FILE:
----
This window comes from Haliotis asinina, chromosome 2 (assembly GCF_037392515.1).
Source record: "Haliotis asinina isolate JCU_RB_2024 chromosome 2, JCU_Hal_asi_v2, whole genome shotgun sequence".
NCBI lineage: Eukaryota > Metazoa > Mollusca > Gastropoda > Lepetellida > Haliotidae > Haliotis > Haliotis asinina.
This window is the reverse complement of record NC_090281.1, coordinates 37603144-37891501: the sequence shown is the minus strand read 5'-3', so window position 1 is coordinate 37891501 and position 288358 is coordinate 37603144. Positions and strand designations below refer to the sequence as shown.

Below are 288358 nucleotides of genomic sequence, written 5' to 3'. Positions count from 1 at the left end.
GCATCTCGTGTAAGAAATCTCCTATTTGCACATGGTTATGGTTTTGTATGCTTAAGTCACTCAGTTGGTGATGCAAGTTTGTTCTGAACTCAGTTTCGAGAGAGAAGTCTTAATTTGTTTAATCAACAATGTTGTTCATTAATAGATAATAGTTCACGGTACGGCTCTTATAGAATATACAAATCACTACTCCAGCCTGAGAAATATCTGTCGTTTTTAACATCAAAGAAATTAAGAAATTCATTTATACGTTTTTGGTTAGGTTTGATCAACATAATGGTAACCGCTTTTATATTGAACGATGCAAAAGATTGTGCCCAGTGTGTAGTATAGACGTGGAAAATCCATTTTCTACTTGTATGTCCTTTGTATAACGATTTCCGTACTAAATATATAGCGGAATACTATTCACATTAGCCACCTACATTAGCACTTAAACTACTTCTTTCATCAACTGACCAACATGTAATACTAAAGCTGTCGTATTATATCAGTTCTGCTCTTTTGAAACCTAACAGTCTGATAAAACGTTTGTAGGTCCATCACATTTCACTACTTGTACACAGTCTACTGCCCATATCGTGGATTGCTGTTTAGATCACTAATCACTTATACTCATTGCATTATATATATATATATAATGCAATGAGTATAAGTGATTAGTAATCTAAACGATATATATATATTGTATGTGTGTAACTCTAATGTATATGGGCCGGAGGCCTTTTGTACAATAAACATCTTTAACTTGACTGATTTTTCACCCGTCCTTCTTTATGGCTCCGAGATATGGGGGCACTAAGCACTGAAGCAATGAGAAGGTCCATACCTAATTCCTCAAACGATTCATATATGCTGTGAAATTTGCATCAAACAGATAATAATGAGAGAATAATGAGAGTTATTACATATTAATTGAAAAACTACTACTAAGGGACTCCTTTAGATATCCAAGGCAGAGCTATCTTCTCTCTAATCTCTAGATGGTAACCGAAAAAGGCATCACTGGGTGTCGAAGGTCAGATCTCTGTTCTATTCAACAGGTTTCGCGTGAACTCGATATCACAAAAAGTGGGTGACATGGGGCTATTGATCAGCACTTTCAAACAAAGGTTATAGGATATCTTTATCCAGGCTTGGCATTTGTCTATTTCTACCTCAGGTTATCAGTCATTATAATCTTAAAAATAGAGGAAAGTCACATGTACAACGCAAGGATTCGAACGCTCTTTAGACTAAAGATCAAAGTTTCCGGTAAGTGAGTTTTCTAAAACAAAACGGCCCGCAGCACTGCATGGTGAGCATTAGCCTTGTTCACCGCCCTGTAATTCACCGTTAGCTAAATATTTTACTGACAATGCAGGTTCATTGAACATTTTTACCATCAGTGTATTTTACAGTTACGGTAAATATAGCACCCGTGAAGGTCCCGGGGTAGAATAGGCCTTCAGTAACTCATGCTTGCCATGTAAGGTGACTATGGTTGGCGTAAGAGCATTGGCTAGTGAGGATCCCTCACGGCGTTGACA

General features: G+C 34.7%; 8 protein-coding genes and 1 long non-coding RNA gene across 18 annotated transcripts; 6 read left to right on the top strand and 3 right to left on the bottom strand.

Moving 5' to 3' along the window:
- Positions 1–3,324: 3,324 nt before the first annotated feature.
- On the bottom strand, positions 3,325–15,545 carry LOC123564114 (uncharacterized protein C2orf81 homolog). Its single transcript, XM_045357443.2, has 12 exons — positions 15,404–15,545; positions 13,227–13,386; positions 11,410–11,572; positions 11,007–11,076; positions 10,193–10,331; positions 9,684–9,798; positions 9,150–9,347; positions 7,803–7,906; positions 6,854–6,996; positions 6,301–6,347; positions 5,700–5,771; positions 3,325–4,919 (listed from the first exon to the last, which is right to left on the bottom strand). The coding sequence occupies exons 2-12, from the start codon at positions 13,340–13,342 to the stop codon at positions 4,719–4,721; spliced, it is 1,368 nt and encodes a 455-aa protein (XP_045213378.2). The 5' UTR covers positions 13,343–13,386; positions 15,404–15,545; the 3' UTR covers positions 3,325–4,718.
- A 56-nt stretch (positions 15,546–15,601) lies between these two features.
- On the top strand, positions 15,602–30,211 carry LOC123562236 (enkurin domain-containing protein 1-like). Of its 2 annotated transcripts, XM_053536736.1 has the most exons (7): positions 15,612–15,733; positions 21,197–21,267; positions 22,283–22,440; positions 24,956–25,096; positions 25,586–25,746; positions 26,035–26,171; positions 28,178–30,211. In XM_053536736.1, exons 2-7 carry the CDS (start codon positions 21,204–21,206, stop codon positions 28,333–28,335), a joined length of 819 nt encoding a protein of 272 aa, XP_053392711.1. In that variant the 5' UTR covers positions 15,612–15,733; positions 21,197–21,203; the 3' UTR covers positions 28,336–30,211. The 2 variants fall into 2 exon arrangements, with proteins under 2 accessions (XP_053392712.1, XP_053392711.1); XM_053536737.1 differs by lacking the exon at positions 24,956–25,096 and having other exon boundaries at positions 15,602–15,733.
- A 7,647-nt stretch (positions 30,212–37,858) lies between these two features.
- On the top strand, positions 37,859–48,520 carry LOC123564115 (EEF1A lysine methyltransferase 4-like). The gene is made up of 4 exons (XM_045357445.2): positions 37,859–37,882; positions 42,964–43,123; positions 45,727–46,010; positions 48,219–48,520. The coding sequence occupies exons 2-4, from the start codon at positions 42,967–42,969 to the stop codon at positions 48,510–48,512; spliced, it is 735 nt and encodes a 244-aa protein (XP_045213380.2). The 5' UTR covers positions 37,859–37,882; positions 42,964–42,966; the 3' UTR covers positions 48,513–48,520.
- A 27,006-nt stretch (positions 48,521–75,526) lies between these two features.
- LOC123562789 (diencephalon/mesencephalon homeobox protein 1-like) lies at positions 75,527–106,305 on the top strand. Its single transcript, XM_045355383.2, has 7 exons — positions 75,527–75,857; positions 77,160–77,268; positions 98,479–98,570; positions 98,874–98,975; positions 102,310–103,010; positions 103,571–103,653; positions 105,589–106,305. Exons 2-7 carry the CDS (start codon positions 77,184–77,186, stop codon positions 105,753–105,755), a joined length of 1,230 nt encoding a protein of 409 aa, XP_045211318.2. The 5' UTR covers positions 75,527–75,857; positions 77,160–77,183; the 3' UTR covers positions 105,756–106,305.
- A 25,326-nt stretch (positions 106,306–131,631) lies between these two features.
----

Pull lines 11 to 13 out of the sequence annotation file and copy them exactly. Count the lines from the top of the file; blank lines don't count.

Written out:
- A 56-nt stretch (positions 15,546–15,601) lies between these two features.
- On the top strand, positions 15,602–30,211 carry LOC123562236 (enkurin domain-containing protein 1-like). Of its 2 annotated transcripts, XM_053536736.1 has the most exons (7): positions 15,612–15,733; positions 21,197–21,267; positions 22,283–22,440; positions 24,956–25,096; positions 25,586–25,746; positions 26,035–26,171; positions 28,178–30,211. In XM_053536736.1, exons 2-7 carry the CDS (start codon positions 21,204–21,206, stop codon positions 28,333–28,335), a joined length of 819 nt encoding a protein of 272 aa, XP_053392711.1. In that variant the 5' UTR covers positions 15,612–15,733; positions 21,197–21,203; the 3' UTR covers positions 28,336–30,211. The 2 variants fall into 2 exon arrangements, with proteins under 2 accessions (XP_053392712.1, XP_053392711.1); XM_053536737.1 differs by lacking the exon at positions 24,956–25,096 and having other exon boundaries at positions 15,602–15,733.
- A 7,647-nt stretch (positions 30,212–37,858) lies between these two features.